Agenda 2. Leadership in the AIDS response
Delivered by Trevor Stratton, NGO North America
Thank you, Madam Chair,
And thank you also to Michel Sidibé for your official visit to Canada where, in Ottawa, you launched the release of the UNAIDS World AIDS Day Report: BLIND SPOT – Addressing a blind spot in the response to HIV: Reaching out to men and boys. In this era of shrinking space for civil society, I can also tell you that the 2-hour Civil Society Dialogue you also hosted at the Wabano Centre for Aboriginal Health was very well received.
This event, open to the general public, provided a safe space for civil society to voice their concerns about the HIV response domestically and internationally. This opportunity provided members of the communities of African, black and the Caribbean decent, Indigenous peoples, people living with HIV, key populations and many others to relay their views on progress and challenges of the Canadian response to HIV and AIDS.
Recently, Canada has shown a good example in reforming drug policy. For example, the Supreme Court of Canada struck down some mandatory minimum prison sentences for drug related offences and repealed a law against safe drug consumption sites. Now people who use drugs can access consumption sites without fear of arrest and prosecution. These legal frameworks are now much more supportive and less punitive of our citizens who use drugs.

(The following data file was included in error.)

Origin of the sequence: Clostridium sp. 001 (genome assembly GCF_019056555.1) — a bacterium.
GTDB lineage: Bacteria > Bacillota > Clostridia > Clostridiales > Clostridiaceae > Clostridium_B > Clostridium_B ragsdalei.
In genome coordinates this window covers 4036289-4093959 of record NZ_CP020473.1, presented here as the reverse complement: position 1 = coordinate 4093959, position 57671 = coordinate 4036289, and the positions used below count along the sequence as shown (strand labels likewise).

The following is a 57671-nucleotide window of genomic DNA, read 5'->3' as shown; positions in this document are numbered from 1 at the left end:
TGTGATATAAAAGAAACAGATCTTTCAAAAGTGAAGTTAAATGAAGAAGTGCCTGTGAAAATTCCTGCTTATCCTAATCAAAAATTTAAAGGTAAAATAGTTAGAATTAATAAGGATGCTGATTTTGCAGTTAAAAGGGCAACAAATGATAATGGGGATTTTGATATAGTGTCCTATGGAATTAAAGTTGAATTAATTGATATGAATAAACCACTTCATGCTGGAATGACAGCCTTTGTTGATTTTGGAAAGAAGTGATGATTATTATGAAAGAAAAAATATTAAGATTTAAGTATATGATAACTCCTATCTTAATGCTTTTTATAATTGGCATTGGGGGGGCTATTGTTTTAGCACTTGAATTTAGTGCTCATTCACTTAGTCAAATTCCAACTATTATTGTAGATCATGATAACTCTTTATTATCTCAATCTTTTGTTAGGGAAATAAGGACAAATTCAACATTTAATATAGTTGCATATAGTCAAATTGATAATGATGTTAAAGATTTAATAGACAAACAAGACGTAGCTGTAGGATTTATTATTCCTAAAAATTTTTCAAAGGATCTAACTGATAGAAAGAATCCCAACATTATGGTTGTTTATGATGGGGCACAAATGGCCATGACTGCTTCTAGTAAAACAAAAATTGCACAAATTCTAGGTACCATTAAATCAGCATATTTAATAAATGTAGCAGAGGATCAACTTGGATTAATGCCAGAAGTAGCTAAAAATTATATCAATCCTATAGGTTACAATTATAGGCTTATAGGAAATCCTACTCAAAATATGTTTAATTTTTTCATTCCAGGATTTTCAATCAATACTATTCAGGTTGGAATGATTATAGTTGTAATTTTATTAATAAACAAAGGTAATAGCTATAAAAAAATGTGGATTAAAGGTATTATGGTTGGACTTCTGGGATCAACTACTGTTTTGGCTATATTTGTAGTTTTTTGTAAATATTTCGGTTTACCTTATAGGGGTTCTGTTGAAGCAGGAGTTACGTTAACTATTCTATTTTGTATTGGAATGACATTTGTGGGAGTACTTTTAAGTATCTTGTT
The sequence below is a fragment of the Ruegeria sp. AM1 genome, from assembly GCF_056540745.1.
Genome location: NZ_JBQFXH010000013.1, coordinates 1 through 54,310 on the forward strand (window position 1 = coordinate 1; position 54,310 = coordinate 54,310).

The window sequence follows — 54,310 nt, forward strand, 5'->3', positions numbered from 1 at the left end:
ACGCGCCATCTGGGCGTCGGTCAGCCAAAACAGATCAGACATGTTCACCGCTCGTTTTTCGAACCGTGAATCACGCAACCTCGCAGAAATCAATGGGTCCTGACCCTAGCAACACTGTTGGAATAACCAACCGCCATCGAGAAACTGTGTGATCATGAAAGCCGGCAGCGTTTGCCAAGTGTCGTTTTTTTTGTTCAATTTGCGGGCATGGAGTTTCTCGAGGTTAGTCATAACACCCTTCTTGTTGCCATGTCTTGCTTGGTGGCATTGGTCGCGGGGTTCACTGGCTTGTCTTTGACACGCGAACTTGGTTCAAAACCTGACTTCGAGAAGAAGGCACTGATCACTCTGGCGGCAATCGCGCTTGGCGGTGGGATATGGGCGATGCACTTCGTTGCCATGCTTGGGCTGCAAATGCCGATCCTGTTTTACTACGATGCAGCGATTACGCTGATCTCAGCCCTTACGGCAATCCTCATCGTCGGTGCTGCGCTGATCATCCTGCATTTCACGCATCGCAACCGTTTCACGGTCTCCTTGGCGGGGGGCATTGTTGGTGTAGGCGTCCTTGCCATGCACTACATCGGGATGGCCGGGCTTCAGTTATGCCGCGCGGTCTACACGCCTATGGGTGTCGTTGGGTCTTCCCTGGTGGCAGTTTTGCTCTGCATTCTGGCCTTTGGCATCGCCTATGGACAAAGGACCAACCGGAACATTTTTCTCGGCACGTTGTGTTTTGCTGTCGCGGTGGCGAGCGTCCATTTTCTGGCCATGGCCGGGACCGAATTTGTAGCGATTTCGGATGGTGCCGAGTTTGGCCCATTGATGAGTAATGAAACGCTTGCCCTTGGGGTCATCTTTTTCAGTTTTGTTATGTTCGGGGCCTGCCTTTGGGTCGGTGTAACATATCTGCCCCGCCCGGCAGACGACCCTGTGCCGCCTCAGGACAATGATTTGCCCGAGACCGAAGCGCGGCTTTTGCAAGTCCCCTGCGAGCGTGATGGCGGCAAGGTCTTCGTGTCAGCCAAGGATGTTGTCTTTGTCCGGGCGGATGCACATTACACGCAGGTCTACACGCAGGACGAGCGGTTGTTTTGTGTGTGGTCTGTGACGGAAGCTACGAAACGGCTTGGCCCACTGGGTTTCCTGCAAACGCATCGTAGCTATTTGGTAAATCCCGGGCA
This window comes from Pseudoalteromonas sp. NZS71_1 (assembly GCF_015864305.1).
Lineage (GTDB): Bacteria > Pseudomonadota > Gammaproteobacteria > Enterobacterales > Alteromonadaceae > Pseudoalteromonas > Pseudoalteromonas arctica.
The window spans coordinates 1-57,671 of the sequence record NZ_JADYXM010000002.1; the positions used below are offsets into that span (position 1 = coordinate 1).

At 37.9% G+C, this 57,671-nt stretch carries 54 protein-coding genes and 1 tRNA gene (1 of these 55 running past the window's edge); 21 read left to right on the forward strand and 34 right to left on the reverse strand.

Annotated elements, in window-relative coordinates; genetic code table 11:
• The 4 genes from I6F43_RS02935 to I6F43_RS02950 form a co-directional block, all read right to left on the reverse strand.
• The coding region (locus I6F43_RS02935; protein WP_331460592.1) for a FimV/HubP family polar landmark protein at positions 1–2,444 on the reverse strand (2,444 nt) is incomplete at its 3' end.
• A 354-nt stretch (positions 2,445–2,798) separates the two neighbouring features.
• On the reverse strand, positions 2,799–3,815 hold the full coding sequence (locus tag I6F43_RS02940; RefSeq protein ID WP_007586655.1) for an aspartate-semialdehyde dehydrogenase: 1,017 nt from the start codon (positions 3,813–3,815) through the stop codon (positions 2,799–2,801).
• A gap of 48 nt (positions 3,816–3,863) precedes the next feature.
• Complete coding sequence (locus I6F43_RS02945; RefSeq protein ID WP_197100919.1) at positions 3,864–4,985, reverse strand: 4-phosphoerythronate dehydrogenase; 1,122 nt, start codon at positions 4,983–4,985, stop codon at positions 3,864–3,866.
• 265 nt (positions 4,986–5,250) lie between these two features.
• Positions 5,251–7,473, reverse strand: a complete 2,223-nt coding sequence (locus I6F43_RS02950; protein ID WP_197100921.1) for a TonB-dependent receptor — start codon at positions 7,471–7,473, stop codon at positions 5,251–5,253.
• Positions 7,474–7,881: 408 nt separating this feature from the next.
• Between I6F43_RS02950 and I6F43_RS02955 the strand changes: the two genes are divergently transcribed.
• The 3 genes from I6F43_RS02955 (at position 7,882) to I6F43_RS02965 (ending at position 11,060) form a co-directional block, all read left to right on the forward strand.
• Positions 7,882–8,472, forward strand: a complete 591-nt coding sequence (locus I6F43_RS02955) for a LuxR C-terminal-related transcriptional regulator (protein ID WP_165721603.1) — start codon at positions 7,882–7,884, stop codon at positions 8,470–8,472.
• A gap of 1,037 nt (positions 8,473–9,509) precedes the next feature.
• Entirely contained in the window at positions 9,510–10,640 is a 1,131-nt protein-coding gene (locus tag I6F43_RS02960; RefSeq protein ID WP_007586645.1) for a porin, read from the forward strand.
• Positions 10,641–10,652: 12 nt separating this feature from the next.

However, we also still have punitive laws in Canada such as the prohibition of prison-based needle and syringe programs. These laws have disparate impacts on women, Indigenous peoples and ethnic communities. And despite the best advice based on scientific evidence from UN bodies and the Canadian Department of Justice, Canada continues to prosecute people living with HIV for not disclosing their HIV status before engaging in sexual behaviours. Let us be clear that people living with HIV who maintain an undetectable viral load are unable to transmit HIV through sexual activity. Additionally, Canada’s current laws on sex work purport to be about criminalizing sex customers and pimps but continue to criminalize the sex workers themselves.
To make real progress in the AIDS response, what Key Populations need is less rhetoric and more evidence-based initiatives from governments. The world will only achieve the goal of getting to zero by dispensing with business as usual.